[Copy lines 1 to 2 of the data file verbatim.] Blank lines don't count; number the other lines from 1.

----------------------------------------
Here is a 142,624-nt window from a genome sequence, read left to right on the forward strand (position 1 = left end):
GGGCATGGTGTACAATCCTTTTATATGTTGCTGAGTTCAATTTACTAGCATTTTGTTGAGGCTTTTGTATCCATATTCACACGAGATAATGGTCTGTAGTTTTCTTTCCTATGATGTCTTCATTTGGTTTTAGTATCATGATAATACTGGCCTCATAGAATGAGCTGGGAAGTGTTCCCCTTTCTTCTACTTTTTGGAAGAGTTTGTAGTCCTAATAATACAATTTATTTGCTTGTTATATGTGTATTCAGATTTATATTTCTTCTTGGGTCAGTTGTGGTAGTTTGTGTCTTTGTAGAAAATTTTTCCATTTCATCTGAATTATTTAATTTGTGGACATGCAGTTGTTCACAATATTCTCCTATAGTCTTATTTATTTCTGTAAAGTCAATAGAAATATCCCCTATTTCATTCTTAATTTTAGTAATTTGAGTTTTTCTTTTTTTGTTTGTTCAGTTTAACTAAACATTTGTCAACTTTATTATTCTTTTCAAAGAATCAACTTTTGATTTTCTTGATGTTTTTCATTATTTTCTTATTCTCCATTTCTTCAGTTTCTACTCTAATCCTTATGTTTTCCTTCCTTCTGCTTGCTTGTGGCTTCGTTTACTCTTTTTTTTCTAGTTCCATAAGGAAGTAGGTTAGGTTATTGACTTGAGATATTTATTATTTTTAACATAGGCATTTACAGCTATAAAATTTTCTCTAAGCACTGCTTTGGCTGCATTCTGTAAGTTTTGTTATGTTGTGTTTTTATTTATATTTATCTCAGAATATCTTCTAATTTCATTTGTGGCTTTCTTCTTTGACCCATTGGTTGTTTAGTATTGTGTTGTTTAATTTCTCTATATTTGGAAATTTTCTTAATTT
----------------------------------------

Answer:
Here is a 142,624-nt window from a genome sequence, read left to right on the forward strand (position 1 = left end):
GGGCATGGTGTACAATCCTTTTATATGTTGCTGAGTTCAATTTACTAGCATTTTGTTGAGGCTTTTGTATCCATATTCACACGAGATAATGGTCTGTAGTTTTCTTTCCTATGATGTCTTCATTTGGTTTTAGTATCATGATAATACTGGCCTCATAGAATGAGCTGGGAAGTGTTCCCCTTTCTTCTACTTTTTGGAAGAGTTTGTAGTCCTAATAATACAATTTATTTGCTTGTTATATGTGTATTCAGATTTATATTTCTTCTTGGGTCAGTTGTGGTAGTTTGTGTCTTTGTAGAAAATTTTTCCATTTCATCTGAATTATTTAATTTGTGGACATGCAGTTGTTCACAATATTCTCCTATAGTCTTATTTATTTCTGTAAAGTCAATAGAAATATCCCCTATTTCATTCTTAATTTTAGTAATTTGAGTTTTTCTTTTTTTGTTTGTTCAGTTTAACTAAACATTTGTCAACTTTATTATTCTTTTCAAAGAATCAACTTTTGATTTTCTTGATGTTTTTCATTATTTTCTTATTCTCCATTTCTTCAGTTTCTACTCTAATCCTTATGTTTTCCTTCCTTCTGCTTGCTTGTGGCTTCGTTTACTCTTTTTTTTCTAGTTCCATAAGGAAGTAGGTTAGGTTATTGACTTGAGATATTTATTATTTTTAACATAGGCATTTACAGCTATAAAATTTTCTCTAAGCACTGCTTTGGCTGCATTCTGTAAGTTTTGTTATGTTGTGTTTTTATTTATATTTATCTCAGAATATCTTCTAATTTCATTTGTGGCTTTCTTCTTTGACCCATTGGTTGTTTAGTATTGTGTTGTTTAATTTCTCTATATTTGGAAATTTTCTTAATTT